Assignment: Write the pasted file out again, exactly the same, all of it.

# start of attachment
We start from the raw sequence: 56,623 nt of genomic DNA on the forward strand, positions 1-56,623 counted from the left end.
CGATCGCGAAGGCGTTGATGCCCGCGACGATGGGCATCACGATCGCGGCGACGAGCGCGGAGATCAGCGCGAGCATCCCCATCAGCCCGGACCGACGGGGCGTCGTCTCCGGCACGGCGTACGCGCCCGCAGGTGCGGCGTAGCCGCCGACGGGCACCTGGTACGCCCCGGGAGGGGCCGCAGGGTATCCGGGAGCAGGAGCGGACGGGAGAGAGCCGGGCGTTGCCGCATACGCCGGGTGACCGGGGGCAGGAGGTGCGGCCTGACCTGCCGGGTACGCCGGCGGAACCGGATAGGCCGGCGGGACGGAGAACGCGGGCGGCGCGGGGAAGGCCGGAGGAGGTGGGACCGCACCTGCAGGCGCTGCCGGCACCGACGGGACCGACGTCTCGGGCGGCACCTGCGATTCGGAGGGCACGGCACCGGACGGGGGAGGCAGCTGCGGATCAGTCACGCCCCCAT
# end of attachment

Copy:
We start from the raw sequence: 56,623 nt of genomic DNA on the forward strand, positions 1-56,623 counted from the left end.
CGATCGCGAAGGCGTTGATGCCCGCGACGATGGGCATCACGATCGCGGCGACGAGCGCGGAGATCAGCGCGAGCATCCCCATCAGCCCGGACCGACGGGGCGTCGTCTCCGGCACGGCGTACGCGCCCGCAGGTGCGGCGTAGCCGCCGACGGGCACCTGGTACGCCCCGGGAGGGGCCGCAGGGTATCCGGGAGCAGGAGCGGACGGGAGAGAGCCGGGCGTTGCCGCATACGCCGGGTGACCGGGGGCAGGAGGTGCGGCCTGACCTGCCGGGTACGCCGGCGGAACCGGATAGGCCGGCGGGACGGAGAACGCGGGCGGCGCGGGGAAGGCCGGAGGAGGTGGGACCGCACCTGCAGGCGCTGCCGGCACCGACGGGACCGACGTCTCGGGCGGCACCTGCGATTCGGAGGGCACGGCACCGGACGGGGGAGGCAGCTGCGGATCAGTCACGCCCCCAT